When I left book publishing in London after 15 years, I had a dramatic career change – working as a Community Enterprise Coordinator in the Cambridgeshire Fens. That beautifully stark part of the country is another world where, I was told, change happens by generations.
Like many relatively remote rural areas, if you aren’t born in the Fens, you’re an in-comer for ever. Imagine my situation then – I didn’t even live in Cambridgeshire, let alone the Fens, and the European Union was paying me to tell the local population who’d been there for generations how to live their lives. And I had absolutely no formal qualifications for the job.
I’d been advised that I had two advantages – I was male and mature. I’d never been described as mature before, but they were right; people did at least give me a hearing. But then on my third day in the job, someone said ‘you know Chris, we’re a terribly self-sufficient lot’. I knew I wouldn’t have people queuing up outside my door asking for help.
Then I got some great advice from a community development worker in Devon who’d been in the field (literally) much longer than my two weeks. She said, and this is the point of this blog…
“Think of yourself as a gardener, sowing seeds. You plant the ideas and if some of them sprout, you water them and nurture them. If they shrivel up, you know they’re non-starters and you plant other seeds in, you hope, more fertile soil. And don’t give up trying – it might just be the wrong time of the year.”
I found that advice amazingly useful over the following 18 months – it was an analogy that fitted the rural soundings and helped me explain my role to local people.
And then the gardening analogy cropped up (pun intended) when I was back in London working with the biggest and friendliest charity that’s ever been foolish enough to employ me.
In the course of advising people about business planning, I learnt about SHARE Community in south west London – a charity that provides training, education and personal development for disabled people and those experiencing social exclusion. SHARE Community’s CEO Annie McDowall describes a strategic planning day with a difference…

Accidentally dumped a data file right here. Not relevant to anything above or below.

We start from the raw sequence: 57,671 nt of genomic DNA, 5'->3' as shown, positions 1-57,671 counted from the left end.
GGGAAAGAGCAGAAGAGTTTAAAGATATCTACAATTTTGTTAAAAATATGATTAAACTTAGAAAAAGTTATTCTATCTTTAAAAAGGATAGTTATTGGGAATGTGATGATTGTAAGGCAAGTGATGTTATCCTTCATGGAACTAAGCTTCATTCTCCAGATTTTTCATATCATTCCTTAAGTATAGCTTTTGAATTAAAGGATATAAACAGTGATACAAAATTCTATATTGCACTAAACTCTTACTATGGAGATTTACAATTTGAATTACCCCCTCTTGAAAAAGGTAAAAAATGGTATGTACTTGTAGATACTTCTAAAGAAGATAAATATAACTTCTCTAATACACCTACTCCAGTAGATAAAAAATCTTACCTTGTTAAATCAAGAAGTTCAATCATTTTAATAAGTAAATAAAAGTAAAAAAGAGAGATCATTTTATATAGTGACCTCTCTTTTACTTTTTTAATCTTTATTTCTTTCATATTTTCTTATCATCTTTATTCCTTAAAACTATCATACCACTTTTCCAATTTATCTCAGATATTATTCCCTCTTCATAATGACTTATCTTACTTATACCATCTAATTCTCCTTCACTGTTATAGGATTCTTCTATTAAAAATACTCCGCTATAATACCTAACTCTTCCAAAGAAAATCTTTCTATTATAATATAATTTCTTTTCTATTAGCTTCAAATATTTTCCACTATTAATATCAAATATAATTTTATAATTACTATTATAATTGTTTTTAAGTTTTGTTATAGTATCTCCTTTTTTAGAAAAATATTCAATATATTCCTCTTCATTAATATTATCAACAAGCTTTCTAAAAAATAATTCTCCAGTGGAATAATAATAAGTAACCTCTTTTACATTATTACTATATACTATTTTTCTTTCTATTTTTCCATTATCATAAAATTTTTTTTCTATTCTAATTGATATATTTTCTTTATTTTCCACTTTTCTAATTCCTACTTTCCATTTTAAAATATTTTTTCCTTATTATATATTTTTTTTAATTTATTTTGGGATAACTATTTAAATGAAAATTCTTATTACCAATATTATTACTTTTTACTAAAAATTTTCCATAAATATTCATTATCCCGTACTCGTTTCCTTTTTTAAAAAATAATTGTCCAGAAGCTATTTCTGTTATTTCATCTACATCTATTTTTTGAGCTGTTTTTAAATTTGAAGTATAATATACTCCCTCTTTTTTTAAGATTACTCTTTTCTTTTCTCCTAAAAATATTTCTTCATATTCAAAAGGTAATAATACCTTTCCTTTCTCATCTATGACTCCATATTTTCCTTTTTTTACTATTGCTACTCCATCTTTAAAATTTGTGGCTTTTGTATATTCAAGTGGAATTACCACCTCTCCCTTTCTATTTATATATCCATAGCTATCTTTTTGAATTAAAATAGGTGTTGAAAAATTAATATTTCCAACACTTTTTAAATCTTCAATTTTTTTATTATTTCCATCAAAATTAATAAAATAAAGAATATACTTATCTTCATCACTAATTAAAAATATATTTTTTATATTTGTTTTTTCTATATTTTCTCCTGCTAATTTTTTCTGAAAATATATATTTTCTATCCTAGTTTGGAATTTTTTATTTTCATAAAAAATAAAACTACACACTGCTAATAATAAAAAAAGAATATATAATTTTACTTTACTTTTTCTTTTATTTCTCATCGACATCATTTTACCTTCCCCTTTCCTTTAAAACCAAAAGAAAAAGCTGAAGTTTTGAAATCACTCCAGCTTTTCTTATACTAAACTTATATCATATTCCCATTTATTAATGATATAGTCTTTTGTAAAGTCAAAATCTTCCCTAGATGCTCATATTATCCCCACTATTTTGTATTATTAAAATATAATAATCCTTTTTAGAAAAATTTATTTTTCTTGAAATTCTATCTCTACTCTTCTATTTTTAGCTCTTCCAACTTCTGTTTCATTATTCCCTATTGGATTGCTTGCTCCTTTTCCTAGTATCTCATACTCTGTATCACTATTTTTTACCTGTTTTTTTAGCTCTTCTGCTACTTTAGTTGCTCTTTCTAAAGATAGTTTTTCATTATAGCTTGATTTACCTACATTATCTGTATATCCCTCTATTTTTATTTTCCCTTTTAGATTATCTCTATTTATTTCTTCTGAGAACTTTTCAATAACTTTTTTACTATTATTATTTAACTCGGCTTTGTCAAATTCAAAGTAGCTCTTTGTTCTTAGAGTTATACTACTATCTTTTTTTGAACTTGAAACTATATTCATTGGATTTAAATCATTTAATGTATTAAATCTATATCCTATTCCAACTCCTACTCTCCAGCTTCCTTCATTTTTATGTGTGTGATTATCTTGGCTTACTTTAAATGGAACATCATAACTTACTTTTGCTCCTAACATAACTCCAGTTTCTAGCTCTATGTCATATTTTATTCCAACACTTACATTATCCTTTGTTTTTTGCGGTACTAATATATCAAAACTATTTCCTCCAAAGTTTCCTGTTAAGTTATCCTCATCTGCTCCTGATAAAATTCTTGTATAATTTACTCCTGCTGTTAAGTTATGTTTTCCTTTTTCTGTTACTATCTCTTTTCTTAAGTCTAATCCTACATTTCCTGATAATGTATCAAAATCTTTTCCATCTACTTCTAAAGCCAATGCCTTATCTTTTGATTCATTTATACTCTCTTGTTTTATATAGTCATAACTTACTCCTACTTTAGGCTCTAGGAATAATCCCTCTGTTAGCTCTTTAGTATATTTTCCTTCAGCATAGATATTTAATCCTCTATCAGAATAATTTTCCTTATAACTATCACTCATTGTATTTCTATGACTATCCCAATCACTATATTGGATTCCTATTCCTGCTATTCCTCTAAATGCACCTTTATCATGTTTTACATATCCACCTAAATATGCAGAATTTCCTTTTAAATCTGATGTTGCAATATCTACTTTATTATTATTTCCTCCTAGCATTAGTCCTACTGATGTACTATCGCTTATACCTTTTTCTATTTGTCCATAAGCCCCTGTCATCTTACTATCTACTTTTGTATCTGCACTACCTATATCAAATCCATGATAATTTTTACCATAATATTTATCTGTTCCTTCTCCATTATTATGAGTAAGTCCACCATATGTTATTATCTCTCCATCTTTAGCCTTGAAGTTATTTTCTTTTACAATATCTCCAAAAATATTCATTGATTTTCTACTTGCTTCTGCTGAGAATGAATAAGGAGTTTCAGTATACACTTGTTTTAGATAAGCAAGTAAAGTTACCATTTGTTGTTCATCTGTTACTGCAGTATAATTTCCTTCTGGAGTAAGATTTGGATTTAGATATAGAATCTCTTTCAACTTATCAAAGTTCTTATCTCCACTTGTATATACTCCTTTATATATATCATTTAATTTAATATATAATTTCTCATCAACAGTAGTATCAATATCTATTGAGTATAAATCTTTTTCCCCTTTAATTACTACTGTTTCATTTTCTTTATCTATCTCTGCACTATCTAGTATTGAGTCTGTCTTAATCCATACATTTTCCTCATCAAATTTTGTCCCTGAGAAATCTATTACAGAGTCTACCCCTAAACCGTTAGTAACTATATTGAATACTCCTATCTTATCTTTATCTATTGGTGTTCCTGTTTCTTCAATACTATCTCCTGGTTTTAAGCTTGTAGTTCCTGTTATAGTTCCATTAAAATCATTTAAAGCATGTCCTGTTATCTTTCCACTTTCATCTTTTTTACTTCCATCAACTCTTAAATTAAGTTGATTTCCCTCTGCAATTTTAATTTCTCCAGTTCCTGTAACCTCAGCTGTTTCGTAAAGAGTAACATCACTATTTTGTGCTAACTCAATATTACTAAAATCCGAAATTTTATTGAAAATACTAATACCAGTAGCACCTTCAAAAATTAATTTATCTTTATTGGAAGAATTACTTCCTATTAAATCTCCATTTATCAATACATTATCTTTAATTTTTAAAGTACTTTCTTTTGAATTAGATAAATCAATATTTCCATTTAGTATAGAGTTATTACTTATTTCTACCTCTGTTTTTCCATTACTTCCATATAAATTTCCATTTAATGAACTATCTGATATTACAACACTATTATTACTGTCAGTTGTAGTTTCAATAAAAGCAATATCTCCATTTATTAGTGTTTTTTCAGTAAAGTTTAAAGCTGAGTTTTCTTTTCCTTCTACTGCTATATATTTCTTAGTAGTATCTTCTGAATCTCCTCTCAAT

“To be honest, I was a bit bored with the same old format … SWOT (Strengths, Weaknesses, Opportunities, Threats) analysis. This was my first away-day with SHARE and I wanted to make it special. Also, I wanted to include a fair number of SHARE clients all of whom experience some level of disability…
SHARE has a horticultural project and we’re all very enthusiastic about it… How about we did a SWOT by imagining SHARE as a garden? We could use art materials to build up a picture with strength represented by trees, ladybirds and so on, weaknesses as weeds, slugs etc, opportunities as birds and bees, threats as greenfly – that sort of thing…
The next part of the planning session looked at what features of SHARE we wanted to keep and what to throw away. We kept the metaphor of the garden identifying what were weeds (to be got rid of) and what were hardy perennials (hold on to them). Next we asked each group to identify new garden features they wanted to introduce to SHARE. This was a really useful exercise because it produced a list of action points for the year ahead.”
Even though that planning session happened over a decade ago, it struck a chord with me as a brilliant idea. It’s remained in my memory because it connected at a higher level.
I’m pleased to say the garden analogy (or is it a metaphor? I never know) is still thriving – another intended pun. Just last week I read two blogs – from that wise man at Strategic Edge, Nicholas Bate, and the other was a 2013 blog post from another insightful writer – Seth Godin. Nicholas linked gardening to business, parenting and life, and in Seth’s blog he observes “Great projects start out feeling like buildings… but in fact, great projects, like great careers and relationships that last, are gardens.”
So plant seeds, grow well, and may your life, career and relationships bloom.
Nicholas Bate’s blog http://blog.strategicedge.co.uk/2016/01/mmmm-5.html
SHARE Community’s gardening enterprise http://www.sharecommunity.org.uk/social-enterprise/share-gardening